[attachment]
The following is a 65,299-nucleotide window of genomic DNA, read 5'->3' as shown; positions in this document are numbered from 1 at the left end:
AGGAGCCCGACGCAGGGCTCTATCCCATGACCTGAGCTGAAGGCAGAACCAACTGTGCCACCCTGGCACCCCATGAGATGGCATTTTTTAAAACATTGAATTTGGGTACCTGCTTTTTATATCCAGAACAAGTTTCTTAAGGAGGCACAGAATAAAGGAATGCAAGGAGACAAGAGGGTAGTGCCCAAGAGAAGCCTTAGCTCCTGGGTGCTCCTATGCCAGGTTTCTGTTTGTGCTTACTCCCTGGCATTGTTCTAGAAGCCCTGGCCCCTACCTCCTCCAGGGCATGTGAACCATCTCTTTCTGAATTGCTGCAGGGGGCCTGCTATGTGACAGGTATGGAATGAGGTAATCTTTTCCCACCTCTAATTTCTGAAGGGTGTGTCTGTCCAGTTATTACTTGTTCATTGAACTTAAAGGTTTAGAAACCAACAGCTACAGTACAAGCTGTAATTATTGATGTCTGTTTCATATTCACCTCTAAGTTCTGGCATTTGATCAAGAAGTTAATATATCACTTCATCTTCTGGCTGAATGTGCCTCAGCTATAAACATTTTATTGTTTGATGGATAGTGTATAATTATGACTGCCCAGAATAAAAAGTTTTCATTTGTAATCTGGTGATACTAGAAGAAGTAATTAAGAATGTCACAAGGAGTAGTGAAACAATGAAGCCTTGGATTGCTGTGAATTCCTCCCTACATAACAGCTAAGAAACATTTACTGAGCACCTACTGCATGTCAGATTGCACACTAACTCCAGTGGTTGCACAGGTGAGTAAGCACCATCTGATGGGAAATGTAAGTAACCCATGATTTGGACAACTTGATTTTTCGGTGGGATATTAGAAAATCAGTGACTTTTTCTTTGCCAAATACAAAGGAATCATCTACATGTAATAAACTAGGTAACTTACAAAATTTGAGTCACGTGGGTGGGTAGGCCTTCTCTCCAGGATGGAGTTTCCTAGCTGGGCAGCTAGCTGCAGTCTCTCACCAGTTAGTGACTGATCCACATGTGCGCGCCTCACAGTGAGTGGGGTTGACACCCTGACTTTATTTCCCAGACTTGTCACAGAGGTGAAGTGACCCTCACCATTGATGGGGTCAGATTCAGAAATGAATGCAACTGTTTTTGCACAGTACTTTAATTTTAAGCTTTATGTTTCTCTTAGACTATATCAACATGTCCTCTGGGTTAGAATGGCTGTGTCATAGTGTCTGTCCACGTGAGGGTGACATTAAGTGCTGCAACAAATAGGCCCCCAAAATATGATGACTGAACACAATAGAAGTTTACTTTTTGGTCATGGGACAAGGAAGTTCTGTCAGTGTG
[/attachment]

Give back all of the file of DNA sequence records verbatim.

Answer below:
The following is a 65,299-nucleotide window of genomic DNA, read 5'->3' as shown; positions in this document are numbered from 1 at the left end:
AGGAGCCCGACGCAGGGCTCTATCCCATGACCTGAGCTGAAGGCAGAACCAACTGTGCCACCCTGGCACCCCATGAGATGGCATTTTTTAAAACATTGAATTTGGGTACCTGCTTTTTATATCCAGAACAAGTTTCTTAAGGAGGCACAGAATAAAGGAATGCAAGGAGACAAGAGGGTAGTGCCCAAGAGAAGCCTTAGCTCCTGGGTGCTCCTATGCCAGGTTTCTGTTTGTGCTTACTCCCTGGCATTGTTCTAGAAGCCCTGGCCCCTACCTCCTCCAGGGCATGTGAACCATCTCTTTCTGAATTGCTGCAGGGGGCCTGCTATGTGACAGGTATGGAATGAGGTAATCTTTTCCCACCTCTAATTTCTGAAGGGTGTGTCTGTCCAGTTATTACTTGTTCATTGAACTTAAAGGTTTAGAAACCAACAGCTACAGTACAAGCTGTAATTATTGATGTCTGTTTCATATTCACCTCTAAGTTCTGGCATTTGATCAAGAAGTTAATATATCACTTCATCTTCTGGCTGAATGTGCCTCAGCTATAAACATTTTATTGTTTGATGGATAGTGTATAATTATGACTGCCCAGAATAAAAAGTTTTCATTTGTAATCTGGTGATACTAGAAGAAGTAATTAAGAATGTCACAAGGAGTAGTGAAACAATGAAGCCTTGGATTGCTGTGAATTCCTCCCTACATAACAGCTAAGAAACATTTACTGAGCACCTACTGCATGTCAGATTGCACACTAACTCCAGTGGTTGCACAGGTGAGTAAGCACCATCTGATGGGAAATGTAAGTAACCCATGATTTGGACAACTTGATTTTTCGGTGGGATATTAGAAAATCAGTGACTTTTTCTTTGCCAAATACAAAGGAATCATCTACATGTAATAAACTAGGTAACTTACAAAATTTGAGTCACGTGGGTGGGTAGGCCTTCTCTCCAGGATGGAGTTTCCTAGCTGGGCAGCTAGCTGCAGTCTCTCACCAGTTAGTGACTGATCCACATGTGCGCGCCTCACAGTGAGTGGGGTTGACACCCTGACTTTATTTCCCAGACTTGTCACAGAGGTGAAGTGACCCTCACCATTGATGGGGTCAGATTCAGAAATGAATGCAACTGTTTTTGCACAGTACTTTAATTTTAAGCTTTATGTTTCTCTTAGACTATATCAACATGTCCTCTGGGTTAGAATGGCTGTGTCATAGTGTCTGTCCACGTGAGGGTGACATTAAGTGCTGCAACAAATAGGCCCCCAAAATATGATGACTGAACACAATAGAAGTTTACTTTTTGGTCATGGGACAAGGAAGTTCTGTCAGTGTG